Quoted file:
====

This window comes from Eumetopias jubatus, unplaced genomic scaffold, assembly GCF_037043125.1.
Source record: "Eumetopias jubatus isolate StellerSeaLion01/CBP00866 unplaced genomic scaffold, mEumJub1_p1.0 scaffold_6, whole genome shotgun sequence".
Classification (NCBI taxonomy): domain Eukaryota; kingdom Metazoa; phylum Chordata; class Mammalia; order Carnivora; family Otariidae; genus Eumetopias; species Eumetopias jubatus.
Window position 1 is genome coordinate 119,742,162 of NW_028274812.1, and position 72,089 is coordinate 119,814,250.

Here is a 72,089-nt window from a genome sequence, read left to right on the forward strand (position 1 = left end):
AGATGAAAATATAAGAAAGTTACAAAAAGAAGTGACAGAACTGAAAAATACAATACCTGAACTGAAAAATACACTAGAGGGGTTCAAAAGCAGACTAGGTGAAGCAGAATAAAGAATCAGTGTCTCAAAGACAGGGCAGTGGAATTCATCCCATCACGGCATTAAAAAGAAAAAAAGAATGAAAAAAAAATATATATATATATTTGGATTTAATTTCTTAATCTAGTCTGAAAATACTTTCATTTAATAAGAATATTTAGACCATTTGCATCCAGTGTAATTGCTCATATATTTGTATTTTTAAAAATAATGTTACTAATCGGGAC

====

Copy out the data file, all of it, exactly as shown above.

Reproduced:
This window comes from Eumetopias jubatus, unplaced genomic scaffold, assembly GCF_037043125.1.
Source record: "Eumetopias jubatus isolate StellerSeaLion01/CBP00866 unplaced genomic scaffold, mEumJub1_p1.0 scaffold_6, whole genome shotgun sequence".
Classification (NCBI taxonomy): domain Eukaryota; kingdom Metazoa; phylum Chordata; class Mammalia; order Carnivora; family Otariidae; genus Eumetopias; species Eumetopias jubatus.
Window position 1 is genome coordinate 119,742,162 of NW_028274812.1, and position 72,089 is coordinate 119,814,250.

Here is a 72,089-nt window from a genome sequence, read left to right on the forward strand (position 1 = left end):
AGATGAAAATATAAGAAAGTTACAAAAAGAAGTGACAGAACTGAAAAATACAATACCTGAACTGAAAAATACACTAGAGGGGTTCAAAAGCAGACTAGGTGAAGCAGAATAAAGAATCAGTGTCTCAAAGACAGGGCAGTGGAATTCATCCCATCACGGCATTAAAAAGAAAAAAAGAATGAAAAAAAAATATATATATATATTTGGATTTAATTTCTTAATCTAGTCTGAAAATACTTTCATTTAATAAGAATATTTAGACCATTTGCATCCAGTGTAATTGCTCATATATTTGTATTTTTAAAAATAATGTTACTAATCGGGAC